Depending on the type of retinoid that your doctor prescribes, there may be a cheaper generic version available. Keep in mind that generic and brand name versions of a medication may contain different ingredients or concentrations of a specific ingredient, so you should always consult with your doctor and pharmacist on every prescription to ensure that you’re getting the right product and dosage.

Generic versions are not always available and, in some cases, may not be a good substitute for the brand name version, but they are often a good place to start when trying to save money on certain prescriptions.

Manufacturer and Pharmacy Rebates, Discounts, and Coupons

Some pharmacies and pharmaceutical companies offer discounts and rebates on some of their prescriptions. While they may not always be available or come with certain restrictions, it's generally a good practice to ask and see what's available before paying full price for a prescription (even with insurance).

Price Check Your Pharmacist

Many over the counter cosmetic products contain retinoids, but unlike a jar of face cream which may cost about the same whether you buy it at Sephora or Target, the same doesn't hold true for prescription retinoids.

Even if the price range and savings on an individual prescription isn't significant, it can add up over time, especially for prescriptions that require refills. Become familiar with what the pharmacies you use are charging so that you can make informed decisions before dropping off your prescriptions.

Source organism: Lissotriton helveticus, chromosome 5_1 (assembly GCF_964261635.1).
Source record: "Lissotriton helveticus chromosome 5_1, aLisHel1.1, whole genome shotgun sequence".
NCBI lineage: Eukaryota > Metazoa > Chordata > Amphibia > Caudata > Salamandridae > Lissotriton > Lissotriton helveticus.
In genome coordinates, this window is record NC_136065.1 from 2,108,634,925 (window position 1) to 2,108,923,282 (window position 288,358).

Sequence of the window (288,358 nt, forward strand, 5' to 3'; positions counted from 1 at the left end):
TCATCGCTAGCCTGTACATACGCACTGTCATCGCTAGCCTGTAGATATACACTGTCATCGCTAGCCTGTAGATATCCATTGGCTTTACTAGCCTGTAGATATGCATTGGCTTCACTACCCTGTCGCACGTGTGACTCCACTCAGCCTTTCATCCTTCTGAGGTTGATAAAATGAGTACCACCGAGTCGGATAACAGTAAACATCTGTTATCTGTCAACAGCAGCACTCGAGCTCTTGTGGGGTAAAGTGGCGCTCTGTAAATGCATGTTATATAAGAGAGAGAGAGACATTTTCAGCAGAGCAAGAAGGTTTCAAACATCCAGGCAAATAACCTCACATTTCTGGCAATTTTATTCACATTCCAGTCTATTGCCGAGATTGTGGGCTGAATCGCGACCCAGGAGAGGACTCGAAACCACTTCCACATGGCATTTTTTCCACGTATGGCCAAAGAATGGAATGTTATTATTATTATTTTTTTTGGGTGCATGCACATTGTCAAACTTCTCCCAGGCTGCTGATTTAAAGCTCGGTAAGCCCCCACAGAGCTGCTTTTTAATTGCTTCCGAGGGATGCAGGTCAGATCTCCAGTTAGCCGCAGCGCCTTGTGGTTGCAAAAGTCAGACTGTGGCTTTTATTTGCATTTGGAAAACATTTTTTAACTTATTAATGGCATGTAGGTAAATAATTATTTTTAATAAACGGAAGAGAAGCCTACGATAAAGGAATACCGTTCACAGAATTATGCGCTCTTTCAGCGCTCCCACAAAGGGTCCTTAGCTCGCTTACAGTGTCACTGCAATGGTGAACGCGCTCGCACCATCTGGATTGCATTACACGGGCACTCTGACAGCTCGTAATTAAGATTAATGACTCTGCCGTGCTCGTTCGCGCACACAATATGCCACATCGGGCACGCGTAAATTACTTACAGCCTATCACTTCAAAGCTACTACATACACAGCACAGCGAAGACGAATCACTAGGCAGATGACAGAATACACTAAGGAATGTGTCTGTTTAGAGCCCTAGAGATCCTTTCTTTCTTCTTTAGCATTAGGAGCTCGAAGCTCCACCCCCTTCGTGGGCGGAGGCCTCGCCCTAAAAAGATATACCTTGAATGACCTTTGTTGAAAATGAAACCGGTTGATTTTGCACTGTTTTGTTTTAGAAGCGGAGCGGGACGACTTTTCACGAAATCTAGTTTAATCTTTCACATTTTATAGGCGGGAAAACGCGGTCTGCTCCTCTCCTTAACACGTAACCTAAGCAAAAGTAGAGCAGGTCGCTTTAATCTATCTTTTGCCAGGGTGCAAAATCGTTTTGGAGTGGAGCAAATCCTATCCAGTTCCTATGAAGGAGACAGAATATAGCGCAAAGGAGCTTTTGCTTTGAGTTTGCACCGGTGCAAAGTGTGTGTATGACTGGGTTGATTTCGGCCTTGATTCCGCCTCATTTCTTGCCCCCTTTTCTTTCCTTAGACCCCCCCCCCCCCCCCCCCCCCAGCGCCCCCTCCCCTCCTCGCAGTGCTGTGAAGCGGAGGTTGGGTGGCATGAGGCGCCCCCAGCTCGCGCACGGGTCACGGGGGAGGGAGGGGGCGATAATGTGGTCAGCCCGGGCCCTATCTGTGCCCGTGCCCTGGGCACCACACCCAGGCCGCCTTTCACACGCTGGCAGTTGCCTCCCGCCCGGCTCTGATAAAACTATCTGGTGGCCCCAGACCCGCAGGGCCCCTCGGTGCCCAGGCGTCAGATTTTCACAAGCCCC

Are Retinoids Cheaper in Canada or Internationally?

More and more Americans are finding much needed relief from expensive prescription medications through online Canadian pharmacies and international drugstores. Depending on the prescription, the savings available through a Canadian pharmacy or international one can be significant for American consumers.

Here are some examples of typical prices for tretinoin and Retin A in Canada:

  • Retin A (cream) - 20 grams (.1%) $21.49, 20 grams (.05%) $21.49, 30 grams (.025%) $32.19
  • Retin A (gel) - 20 grams (.05%) $18.09, 20 grams (.10%) $23.89

In some cases, a generic alternative of a prescription medication that’s available in the United States may not be available to purchase from a Canadian pharmacy (such as Renova cream, in the case of retinoids).

The standards for safely shopping and buying your prescriptions from an online Canadian pharmacy are the same as with filling your prescriptions at home, but you will need to take extra precautions to ensure that you're shopping at a legitimate pharmacy and getting an authentic product.

Many prescription drugs are generally cheaper in Canada and other countries than in the United States due to government regulation and price control measures designed to keep medications affordable, but shopping at an international or online Canadian pharmacy is not a substitute for getting a prescription from a licensed doctor. If a pharmacy claims to operate legally out of Canada and offers to sell medication without a prescription, consider that a red flag. is dedicated to helping our American customers save as much money as possible on prescriptions. Our customer service team is available to answer all of your questions about your prescriptions and how to safely place an order online. For more information about our products and ordering process, call our toll free number 1-866-539-5330 to speak to a customer service representative, or contact us online.